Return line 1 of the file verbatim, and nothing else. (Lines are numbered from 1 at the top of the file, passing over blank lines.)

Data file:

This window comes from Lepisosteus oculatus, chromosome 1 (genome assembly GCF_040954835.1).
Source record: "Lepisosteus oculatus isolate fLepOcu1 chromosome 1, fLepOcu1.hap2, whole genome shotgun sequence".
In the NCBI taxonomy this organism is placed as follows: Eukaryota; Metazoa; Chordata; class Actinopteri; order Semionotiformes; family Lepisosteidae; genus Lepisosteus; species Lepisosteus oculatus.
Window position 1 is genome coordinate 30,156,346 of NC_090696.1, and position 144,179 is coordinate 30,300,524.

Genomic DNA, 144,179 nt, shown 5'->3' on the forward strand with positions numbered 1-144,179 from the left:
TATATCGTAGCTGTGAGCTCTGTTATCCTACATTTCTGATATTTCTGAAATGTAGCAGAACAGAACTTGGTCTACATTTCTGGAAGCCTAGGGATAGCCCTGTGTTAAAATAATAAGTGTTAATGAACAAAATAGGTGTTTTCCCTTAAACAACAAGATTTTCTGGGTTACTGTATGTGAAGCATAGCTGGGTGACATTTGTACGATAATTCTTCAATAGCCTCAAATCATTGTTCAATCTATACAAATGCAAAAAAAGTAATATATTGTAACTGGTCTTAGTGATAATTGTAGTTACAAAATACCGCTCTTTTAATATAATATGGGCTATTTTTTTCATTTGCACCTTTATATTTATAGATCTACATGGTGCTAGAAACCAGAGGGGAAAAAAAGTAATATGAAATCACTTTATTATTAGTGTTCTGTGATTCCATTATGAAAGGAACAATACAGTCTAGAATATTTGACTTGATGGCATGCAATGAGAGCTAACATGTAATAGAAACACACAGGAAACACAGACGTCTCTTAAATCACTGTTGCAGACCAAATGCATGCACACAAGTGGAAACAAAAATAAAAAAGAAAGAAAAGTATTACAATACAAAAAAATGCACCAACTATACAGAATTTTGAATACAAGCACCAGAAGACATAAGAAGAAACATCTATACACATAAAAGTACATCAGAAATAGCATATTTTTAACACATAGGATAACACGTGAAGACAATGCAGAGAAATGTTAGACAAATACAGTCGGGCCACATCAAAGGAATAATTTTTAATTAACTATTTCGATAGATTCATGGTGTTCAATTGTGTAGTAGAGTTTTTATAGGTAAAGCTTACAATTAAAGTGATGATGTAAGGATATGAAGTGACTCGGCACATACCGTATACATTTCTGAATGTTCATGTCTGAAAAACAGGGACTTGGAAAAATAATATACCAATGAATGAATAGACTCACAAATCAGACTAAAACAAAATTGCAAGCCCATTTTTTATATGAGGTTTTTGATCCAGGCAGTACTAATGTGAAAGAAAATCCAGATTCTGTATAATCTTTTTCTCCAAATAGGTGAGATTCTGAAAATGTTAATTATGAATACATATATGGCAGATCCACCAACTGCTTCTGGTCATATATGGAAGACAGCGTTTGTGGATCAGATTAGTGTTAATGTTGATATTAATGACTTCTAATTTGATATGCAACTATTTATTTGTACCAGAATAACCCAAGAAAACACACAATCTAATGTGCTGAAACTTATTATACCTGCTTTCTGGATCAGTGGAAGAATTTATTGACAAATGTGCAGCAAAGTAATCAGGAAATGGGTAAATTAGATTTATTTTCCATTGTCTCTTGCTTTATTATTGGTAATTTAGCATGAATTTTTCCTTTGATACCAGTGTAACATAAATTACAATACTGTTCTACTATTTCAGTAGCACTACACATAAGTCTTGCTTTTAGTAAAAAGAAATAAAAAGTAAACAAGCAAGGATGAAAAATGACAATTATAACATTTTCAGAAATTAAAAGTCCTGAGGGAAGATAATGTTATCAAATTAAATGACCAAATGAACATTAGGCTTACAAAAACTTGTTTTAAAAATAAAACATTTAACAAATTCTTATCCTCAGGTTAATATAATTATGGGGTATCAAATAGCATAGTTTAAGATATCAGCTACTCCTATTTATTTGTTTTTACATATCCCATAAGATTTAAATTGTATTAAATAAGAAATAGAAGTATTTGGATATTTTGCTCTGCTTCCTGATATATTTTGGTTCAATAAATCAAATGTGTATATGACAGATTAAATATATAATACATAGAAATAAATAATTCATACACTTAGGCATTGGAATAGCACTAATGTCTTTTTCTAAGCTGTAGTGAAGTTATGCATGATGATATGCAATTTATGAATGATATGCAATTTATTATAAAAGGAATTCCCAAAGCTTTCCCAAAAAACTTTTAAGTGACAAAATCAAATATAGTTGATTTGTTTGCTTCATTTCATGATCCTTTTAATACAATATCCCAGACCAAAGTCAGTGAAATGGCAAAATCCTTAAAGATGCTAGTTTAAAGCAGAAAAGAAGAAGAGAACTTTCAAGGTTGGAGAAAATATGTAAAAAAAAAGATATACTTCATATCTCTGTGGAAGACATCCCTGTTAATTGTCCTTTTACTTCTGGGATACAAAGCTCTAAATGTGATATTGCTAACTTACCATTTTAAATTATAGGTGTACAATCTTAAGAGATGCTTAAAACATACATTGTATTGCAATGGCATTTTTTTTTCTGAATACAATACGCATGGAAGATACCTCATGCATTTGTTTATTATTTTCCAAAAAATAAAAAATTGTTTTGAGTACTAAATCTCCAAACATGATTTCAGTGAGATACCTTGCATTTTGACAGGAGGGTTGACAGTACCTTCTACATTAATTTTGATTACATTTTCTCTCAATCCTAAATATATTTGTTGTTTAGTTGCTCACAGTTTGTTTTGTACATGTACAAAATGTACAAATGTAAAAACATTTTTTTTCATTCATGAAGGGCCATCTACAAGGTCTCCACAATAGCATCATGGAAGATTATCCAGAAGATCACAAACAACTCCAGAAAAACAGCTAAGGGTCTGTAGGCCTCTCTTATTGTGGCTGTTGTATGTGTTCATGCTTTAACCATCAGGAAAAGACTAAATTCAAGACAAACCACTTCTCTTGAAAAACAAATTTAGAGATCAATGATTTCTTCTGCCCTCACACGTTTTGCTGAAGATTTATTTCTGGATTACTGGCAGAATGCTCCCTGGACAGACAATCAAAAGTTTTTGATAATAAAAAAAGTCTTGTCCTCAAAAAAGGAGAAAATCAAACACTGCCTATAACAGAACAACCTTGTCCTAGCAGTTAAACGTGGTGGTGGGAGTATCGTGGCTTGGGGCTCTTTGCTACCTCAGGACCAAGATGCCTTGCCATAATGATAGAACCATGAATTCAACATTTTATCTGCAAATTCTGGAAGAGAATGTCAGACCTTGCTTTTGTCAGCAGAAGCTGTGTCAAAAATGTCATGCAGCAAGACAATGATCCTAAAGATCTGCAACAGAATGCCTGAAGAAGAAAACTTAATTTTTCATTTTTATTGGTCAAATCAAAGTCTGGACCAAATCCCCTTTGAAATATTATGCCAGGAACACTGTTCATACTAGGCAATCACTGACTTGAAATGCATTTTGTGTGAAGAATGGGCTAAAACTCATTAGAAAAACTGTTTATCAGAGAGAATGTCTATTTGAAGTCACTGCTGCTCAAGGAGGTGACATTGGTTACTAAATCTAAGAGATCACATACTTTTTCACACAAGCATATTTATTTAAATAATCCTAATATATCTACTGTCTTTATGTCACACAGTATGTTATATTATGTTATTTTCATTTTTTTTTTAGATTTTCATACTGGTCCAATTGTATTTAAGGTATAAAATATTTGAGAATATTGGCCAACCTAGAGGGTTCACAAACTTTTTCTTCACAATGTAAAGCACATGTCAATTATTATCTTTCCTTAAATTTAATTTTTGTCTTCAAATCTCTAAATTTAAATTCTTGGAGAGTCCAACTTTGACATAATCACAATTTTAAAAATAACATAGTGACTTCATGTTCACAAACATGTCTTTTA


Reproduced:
This window comes from Lepisosteus oculatus, chromosome 1 (genome assembly GCF_040954835.1).